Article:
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Gravitační a fiskální modely státní podpory exportních úvěrů v České republice
[Gravity and Fiscal Models of Government Support of Export Credit in the Czech Republic]

  • Karel Janda
  • Eva Michalíková
  • Věra Potácelová

The article deals with the export credit promotion in the Czech Republic. The econometric analysis of the gravity model of Czech trade shows that the credit support provided by specialized government agency, Czech Export Bank, has a positive but statistically weak influence on export. The other determinants of the Czech export in our model are GDP, distance, gross fixed capital formation, and policy risk. The comparison of estimated tax revenues from the supported projects with government subsidies provided to the Czech Export Bank shows that export promotion does not create a financial burden for the government budget. The budgetary costs of export credit support are offset by the tax revenues generated by supported export.

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Article provided by University of Economics, Prague in its journal Politická ekonomie.

Volume (Year): 2010 (2010)
Issue (Month): 3 ()
Pages: 305-325

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Handle: RePEc:prg:jnlpol:v:2010:y:2010:i:3:id:732:p:305-325
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References listed on IDEAS
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  1. Volpe Martincus, Christian & Carballo, Jerónimo, 2008. "Is export promotion effective in developing countries? Firm-level evidence on the intensive and the extensive margins of exports," Journal of International Economics, Elsevier, vol. 76(1), pages 89-106, September.
  2. Eva Ryšavá & Elisa Galeotti, 2009. "Determinants of FDI in Czech Manufacturing Industries between 2000-2006," Working Papers IES 2009/17, Charles University Prague, Faculty of Social Sciences, Institute of Economic Studies, revised Apr 2009.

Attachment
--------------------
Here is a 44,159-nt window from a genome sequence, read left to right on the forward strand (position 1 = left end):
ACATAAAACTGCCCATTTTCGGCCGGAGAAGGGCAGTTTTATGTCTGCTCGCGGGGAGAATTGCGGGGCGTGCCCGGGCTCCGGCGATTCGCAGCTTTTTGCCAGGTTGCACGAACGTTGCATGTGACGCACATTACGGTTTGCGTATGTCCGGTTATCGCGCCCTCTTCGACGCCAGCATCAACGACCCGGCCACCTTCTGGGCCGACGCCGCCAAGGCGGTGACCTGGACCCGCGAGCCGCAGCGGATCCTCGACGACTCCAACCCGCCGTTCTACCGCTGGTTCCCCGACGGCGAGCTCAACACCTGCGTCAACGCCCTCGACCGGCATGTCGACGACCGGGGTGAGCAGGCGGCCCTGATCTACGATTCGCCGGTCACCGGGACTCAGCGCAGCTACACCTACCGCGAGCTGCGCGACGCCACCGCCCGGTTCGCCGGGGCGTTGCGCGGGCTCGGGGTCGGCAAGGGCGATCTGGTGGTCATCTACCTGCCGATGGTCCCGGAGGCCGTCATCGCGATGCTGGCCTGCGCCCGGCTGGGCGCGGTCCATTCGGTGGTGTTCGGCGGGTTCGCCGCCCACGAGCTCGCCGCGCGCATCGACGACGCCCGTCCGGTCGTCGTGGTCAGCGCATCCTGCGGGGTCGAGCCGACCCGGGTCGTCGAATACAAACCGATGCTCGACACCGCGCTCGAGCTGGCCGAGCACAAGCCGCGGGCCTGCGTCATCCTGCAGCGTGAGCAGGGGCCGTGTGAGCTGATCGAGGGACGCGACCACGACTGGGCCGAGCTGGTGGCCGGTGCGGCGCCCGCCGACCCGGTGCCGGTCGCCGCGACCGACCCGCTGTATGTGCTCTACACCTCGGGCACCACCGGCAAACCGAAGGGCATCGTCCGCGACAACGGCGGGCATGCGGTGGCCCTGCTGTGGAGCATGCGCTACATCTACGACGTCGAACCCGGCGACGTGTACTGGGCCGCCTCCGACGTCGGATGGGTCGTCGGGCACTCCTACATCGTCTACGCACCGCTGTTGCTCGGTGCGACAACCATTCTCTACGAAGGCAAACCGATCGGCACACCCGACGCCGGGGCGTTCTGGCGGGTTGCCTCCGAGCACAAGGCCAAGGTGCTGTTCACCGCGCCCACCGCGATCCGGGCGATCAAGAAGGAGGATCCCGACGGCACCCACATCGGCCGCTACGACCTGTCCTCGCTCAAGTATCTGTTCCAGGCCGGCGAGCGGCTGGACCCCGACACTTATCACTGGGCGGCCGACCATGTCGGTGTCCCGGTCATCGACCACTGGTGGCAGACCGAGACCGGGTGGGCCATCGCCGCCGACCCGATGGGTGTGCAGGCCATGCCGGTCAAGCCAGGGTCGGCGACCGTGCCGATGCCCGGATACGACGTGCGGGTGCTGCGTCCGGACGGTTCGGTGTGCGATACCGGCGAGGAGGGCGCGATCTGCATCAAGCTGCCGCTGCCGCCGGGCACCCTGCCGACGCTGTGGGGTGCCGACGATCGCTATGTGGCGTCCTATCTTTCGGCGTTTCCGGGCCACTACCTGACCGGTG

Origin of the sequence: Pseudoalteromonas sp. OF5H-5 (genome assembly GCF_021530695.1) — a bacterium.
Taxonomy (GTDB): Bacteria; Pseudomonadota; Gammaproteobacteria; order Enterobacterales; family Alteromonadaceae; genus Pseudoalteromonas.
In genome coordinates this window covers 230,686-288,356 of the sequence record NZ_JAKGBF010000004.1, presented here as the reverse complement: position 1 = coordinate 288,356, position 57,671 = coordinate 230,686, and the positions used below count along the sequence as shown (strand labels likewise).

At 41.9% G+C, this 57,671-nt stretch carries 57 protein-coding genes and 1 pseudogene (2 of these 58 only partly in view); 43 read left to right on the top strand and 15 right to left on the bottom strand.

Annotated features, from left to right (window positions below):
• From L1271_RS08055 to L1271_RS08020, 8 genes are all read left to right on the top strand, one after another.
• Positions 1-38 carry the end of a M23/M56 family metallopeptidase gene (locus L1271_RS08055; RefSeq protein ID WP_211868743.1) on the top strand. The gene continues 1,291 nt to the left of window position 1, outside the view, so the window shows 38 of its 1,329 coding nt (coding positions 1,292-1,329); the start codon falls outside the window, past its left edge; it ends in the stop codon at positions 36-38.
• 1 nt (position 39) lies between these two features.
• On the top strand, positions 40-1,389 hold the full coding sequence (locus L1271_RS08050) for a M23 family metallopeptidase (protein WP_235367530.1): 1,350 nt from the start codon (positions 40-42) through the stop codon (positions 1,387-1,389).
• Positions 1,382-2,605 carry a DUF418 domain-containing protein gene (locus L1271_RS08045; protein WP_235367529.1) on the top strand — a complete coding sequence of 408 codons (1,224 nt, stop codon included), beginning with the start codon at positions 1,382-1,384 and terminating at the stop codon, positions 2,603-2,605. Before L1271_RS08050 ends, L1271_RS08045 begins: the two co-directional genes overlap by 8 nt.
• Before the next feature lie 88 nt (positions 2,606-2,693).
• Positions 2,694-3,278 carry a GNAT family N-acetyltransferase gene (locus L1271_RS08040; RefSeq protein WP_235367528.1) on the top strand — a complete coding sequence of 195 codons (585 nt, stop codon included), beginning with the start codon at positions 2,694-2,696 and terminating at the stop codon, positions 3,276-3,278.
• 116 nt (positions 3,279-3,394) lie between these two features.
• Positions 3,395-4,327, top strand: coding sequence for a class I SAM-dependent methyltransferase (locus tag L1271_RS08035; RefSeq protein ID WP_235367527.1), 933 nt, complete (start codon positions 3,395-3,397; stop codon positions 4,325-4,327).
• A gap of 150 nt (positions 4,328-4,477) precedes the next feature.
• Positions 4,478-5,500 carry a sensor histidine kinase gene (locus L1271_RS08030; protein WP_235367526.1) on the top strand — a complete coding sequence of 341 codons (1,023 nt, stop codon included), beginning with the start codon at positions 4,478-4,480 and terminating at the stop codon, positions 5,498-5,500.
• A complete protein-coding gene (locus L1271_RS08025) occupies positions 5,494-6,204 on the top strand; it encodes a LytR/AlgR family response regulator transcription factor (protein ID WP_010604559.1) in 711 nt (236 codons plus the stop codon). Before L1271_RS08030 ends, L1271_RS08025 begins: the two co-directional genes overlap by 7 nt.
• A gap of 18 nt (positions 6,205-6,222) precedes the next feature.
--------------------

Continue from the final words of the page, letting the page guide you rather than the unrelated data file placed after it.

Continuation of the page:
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  4. Karel Janda & Eva Michalíková & Věra Potácelová, 2009. "Vyplácí se podporovat exportní úvěry?," Working Papers IES 2009/30, Charles University Prague, Faculty of Social Sciences, Institute of Economic Studies, revised Dec 2009.
  5. Brun, Jean-François & Carrère, Céline & de Melo, Jaime & Guillaumont, Patrick, 2002. "Has Distance Died? Evidence from a Panel Gravity Model," CEPR Discussion Papers 3500, C.E.P.R. Discussion Papers.
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  7. Fidrmuc, Jan & Fidrmuc, Jarko, 2000. "Disintegration and Trade," CEPR Discussion Papers 2641, C.E.P.R. Discussion Papers.
  8. Nestmann, Thorsten & Moser, Christoph & Wedow, Michael, 2006. "Political risk and export promotion: Evidence from Germany," Research Notes 23, Deutsche Bank Research.
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  12. Matthieu Bussière & Jarko Fidrmuc & Bernd Schnatz, 2008. "EU Enlargement and Trade Integration: Lessons from a Gravity Model," Review of Development Economics, Wiley Blackwell, vol. 12(3), pages 562-576, 08.
  13. Martijn Burger & Frank van Oort & Gert-Jan Linders, 2009. "On the Specification of the Gravity Model of Trade: Zeros, Excess Zeros and Zero-inflated Estimation," Spatial Economic Analysis, Taylor & Francis Journals, vol. 4(2), pages 167-190.
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  18. Manuel Arellano & Stephen Bond, 1991. "Some Tests of Specification for Panel Data: Monte Carlo Evidence and an Application to Employment Equations," Review of Economic Studies, Oxford University Press, vol. 58(2), pages 277-297.
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  22. Zoltán M. Jakab & Mihály András Kovács & András Oszlay, 2000. "How Far has Trade Integration Advanced? An analysis of actual and potential trade of three Central and Eastern European countries," MNB Working Papers 2000/1, Magyar Nemzeti Bank (Central Bank of Hungary).
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  26. Steve Bond, 2002. "Dynamic panel data models: a guide to microdata methods and practice," CeMMAP working papers CWP09/02, Centre for Microdata Methods and Practice, Institute for Fiscal Studies.
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